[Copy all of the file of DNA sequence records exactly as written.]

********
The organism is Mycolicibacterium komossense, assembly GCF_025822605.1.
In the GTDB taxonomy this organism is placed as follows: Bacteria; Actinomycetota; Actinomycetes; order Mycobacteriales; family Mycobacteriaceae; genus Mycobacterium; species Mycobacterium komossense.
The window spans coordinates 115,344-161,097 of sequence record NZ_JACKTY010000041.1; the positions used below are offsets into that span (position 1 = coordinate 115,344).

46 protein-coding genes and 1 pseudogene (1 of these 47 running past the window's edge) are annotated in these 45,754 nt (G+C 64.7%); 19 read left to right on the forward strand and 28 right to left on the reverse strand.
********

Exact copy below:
The organism is Mycolicibacterium komossense, assembly GCF_025822605.1.
In the GTDB taxonomy this organism is placed as follows: Bacteria; Actinomycetota; Actinomycetes; order Mycobacteriales; family Mycobacteriaceae; genus Mycobacterium; species Mycobacterium komossense.
The window spans coordinates 115,344-161,097 of sequence record NZ_JACKTY010000041.1; the positions used below are offsets into that span (position 1 = coordinate 115,344).

46 protein-coding genes and 1 pseudogene (1 of these 47 running past the window's edge) are annotated in these 45,754 nt (G+C 64.7%); 19 read left to right on the forward strand and 28 right to left on the reverse strand.